The S-Presso is a city car styled as a crossover or mini SUV, manufactured by pioneering compact carmaker Suzuki through its Indian subsidiary Maruti Suzuki. Slotting below the Alto and the Wagon R in the Indian market, the S-Presso is also sold in developing regions such as Egypt, Latin America, South Africa, and Southeast Asia, including the Philippines. You can get more information about specifications, reviews and promos of Suzuki S-Presso here.
The model was introduced to Indian customers in 2019, eventually making its way to the Philippines in 2020. It replaced the Alto K10 in Suzuki’s Indian lineup as well as the Alto 800 in the carmaker’s Philippine offerings. In contrast with the India-spec model which comes in four variants with varying degrees of equipment, the Philippine release is available only in a single trim level, albeit with four color options.
This is second Suzuki Auto model named after a type of coffee, following the Suzuki Cappuccino two-seater convertible which was in production from 1991 to 1998.
The Suzuki S-Presso made its Philippine debut in 2020
Coming in at 3,565mm long, 1,529mm wide, and 1,565mm high, the Philippine-release Suzuki S-Presso sports a hatchback form factor, with small dimensions offset by various SUV styling cues such as prominent fenders, a high beltline, and a tall ground clearance of 180mm. The slim black grille with trapezoidal elements is surrounded by multi-reflector halogen headlamps, with cutout panels for aftermarket fog lamps below. A black resin bumper houses the front air dam and a lower lip styled as a skid plate.
At the rear, C-shaped rear combination lamps are also located high up on the body, pushed to the corners flanking the tailgate, resting above the black resin rear bumper. The S-Presso rides on a set of 14-inch steel wheels with full wheel covers.
For the interior, the S-Presso sold in the Philippines comes in a predominantly black interior color palette. A single front-mounted cabin light provides illumination. There’s room for up to five occupants, with front seat featuring integrated headrests while the rear bench uses removable head restraints. The vinyl and fabric seats have a high hip point which provides occupants with an elevated seating position. There’s room for up to 239 liters of cargo, expandable by folding the rear seats.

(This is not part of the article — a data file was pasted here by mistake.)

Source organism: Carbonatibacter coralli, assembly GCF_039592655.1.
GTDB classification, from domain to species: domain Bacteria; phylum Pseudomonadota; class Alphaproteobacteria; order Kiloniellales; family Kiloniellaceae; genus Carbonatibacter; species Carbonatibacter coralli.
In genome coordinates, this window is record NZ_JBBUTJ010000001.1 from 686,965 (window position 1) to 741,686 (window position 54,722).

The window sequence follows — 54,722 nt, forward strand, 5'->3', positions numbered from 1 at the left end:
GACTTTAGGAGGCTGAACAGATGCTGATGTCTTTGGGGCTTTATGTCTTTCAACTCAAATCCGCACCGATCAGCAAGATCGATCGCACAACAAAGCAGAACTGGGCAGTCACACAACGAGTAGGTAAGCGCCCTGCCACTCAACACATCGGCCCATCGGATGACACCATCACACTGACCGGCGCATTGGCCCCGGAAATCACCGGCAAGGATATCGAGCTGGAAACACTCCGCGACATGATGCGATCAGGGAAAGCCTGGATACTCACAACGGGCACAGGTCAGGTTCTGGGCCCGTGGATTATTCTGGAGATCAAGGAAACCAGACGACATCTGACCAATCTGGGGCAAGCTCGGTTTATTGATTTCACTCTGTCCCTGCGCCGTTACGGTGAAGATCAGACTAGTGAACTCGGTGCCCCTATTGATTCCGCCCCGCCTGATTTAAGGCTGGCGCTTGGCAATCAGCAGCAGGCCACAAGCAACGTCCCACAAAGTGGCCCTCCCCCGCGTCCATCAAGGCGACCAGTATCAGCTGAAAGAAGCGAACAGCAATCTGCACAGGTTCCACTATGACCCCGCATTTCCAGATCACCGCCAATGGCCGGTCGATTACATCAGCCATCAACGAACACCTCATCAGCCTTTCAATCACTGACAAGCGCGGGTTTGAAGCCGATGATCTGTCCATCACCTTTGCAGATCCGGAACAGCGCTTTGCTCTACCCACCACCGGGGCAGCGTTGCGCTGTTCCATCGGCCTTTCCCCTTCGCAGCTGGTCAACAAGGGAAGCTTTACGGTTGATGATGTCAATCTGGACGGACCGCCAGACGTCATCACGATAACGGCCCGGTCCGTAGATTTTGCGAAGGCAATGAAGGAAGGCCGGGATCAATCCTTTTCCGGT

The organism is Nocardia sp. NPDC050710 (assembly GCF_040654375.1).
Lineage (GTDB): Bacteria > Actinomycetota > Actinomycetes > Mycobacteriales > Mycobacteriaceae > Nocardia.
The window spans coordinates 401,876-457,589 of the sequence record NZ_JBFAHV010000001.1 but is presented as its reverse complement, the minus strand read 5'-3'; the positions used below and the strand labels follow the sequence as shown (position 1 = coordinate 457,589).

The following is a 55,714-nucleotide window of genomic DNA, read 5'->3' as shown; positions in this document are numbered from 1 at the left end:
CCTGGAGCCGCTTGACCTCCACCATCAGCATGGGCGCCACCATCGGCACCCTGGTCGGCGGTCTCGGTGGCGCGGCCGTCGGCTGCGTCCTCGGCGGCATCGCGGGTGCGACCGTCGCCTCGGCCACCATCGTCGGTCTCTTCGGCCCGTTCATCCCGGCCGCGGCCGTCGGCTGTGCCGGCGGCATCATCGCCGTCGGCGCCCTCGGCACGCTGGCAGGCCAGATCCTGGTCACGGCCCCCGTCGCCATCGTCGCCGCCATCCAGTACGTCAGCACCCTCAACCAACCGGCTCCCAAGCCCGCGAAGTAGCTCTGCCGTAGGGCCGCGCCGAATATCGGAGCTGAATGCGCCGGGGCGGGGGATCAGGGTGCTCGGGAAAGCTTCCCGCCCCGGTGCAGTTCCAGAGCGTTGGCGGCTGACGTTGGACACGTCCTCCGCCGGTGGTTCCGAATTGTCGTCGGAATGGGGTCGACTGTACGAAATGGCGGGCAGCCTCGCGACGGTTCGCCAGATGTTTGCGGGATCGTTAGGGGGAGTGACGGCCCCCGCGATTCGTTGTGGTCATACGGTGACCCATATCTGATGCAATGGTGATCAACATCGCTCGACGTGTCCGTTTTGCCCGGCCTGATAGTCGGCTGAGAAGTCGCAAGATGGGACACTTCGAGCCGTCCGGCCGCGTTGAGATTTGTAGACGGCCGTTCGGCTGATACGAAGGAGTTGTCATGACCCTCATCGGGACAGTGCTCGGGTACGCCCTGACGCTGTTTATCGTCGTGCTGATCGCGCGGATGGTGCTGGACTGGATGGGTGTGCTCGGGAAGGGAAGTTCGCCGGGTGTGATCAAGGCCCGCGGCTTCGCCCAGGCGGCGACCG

Front power windows are standard equipment, with switches mounted on the dashboard. A digital instrument panel with amber backlighting is located at the center of the dashboard. There’s a front storage pocket between the front seats, as well as bottle holders on the center console and door pockets.
Technology & Safety
The Philippine-spec S-Presso comes equipped with a 7-inch touchscreen head unit that has an AM/FM radio tuner, USB and Bluetooth connectivity, as well as video, music, and photo playback. Manual air-conditioning controls with rotary switches are located below the display.
For safety, the Suzuki S-Presso offers anti-lock brakes with electronic brakeforce distribution, dual front airbags, four 3-point ELR seatbelts with one 2-point lapbelt, and ISOFIX child seats anchor points. Childproof rear door locks and rear parking sensors are also included, as well as seatbelt reminders for the front occupants.
In crash tests conducted by Global NCAP, the S-Presso scored zero stars out of five for the base variant without seatbelt pretensioners, front passenger airbag, and ISOFIX anchors, features that are omitted on the Indian-spec base trim.
Platform & Chassis
The Philippine-spec S-Presso is built around the fifth-generation HEARTECT K platform, which Suzuki claims uses advanced and ultra-high tensile steel. Better ride quality and handling are achieved through the increased rigidity, while the chassis reduces the vehicle’s weight by up to 30 kg. The platform has been in use since 2014 on the Suzuki Alto, and currently underpins a range of other Suzuki models such as the Swift, DZire, Ertiga, and XL7.
Suzuki designed the frame of the S-Presso to center around the Total Effective Control Technology (TECT) concept, resulting in a structure that can absorb and disperse crash energy in the event of a collision. Electric power steering combined with the vehicle’s small dimensions allow it a minimum turning radius of 4.5m. Front MacPherson strut and rear torsion beam suspension are standard.
Engine & Drivetrain
The Suzuki S-Presso sold in the Philippines runs on a 1.0-liter K10B 3-cylinder gasoline engine that produces 67 hp and up to 90 Nm of torque. This is mated to a 5-speed manual transmission that routes power to the front wheels.